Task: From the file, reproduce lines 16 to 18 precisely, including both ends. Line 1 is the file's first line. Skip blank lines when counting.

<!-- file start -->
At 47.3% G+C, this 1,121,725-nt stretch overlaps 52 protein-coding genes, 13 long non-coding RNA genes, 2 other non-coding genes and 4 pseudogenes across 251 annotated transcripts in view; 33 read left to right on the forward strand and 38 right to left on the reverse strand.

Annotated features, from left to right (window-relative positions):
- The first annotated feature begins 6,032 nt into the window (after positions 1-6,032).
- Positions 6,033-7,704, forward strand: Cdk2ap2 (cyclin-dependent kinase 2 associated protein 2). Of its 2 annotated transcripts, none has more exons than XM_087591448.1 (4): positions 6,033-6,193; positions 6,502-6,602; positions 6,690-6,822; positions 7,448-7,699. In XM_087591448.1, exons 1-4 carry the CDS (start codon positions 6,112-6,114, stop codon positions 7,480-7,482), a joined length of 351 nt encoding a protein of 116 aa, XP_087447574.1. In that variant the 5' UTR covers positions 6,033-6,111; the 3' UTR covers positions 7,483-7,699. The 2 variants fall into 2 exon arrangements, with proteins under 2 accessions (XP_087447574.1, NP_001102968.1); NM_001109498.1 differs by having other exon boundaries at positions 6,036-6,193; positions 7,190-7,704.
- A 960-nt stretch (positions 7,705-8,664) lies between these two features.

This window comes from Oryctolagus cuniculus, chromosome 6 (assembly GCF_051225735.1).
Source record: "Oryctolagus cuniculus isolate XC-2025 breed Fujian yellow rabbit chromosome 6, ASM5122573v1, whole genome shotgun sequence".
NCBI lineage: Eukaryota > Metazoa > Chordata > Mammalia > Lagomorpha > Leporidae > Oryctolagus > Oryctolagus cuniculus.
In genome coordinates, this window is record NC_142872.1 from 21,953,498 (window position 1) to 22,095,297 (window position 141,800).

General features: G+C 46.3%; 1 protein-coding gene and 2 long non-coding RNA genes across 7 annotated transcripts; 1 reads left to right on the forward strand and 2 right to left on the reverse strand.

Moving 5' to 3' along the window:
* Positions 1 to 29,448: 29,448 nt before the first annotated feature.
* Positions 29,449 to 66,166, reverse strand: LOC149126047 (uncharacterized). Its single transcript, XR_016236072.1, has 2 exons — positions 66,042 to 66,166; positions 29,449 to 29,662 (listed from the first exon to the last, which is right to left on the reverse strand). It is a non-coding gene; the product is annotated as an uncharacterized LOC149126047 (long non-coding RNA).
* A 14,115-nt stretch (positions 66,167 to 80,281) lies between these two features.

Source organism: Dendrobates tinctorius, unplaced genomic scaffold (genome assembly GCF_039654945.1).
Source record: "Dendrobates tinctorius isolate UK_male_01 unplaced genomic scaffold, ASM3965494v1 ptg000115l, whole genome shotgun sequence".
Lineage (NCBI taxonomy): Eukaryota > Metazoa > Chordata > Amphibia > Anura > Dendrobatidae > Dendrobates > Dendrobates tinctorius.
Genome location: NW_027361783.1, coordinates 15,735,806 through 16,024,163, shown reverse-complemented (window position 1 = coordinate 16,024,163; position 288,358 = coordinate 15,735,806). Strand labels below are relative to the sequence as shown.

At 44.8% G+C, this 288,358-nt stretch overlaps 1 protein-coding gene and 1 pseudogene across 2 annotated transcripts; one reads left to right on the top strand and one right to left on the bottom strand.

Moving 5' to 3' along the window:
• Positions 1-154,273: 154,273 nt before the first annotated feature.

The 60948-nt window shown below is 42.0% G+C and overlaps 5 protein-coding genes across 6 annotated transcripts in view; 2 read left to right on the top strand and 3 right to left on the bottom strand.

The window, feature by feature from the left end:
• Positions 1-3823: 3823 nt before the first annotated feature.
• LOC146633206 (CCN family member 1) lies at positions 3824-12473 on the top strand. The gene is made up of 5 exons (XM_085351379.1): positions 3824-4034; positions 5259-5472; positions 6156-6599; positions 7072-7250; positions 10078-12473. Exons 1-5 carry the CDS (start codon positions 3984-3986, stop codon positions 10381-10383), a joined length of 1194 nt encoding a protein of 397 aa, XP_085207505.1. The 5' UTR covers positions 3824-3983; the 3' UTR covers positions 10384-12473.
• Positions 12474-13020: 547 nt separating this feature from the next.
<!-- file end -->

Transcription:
Source record: "Dendrobates tinctorius isolate UK_male_01 unplaced genomic scaffold, ASM3965494v1 ptg000115l, whole genome shotgun sequence".
Lineage (NCBI taxonomy): Eukaryota > Metazoa > Chordata > Amphibia > Anura > Dendrobatidae > Dendrobates > Dendrobates tinctorius.
Genome location: NW_027361783.1, coordinates 15,735,806 through 16,024,163, shown reverse-complemented (window position 1 = coordinate 16,024,163; position 288,358 = coordinate 15,735,806). Strand labels below are relative to the sequence as shown.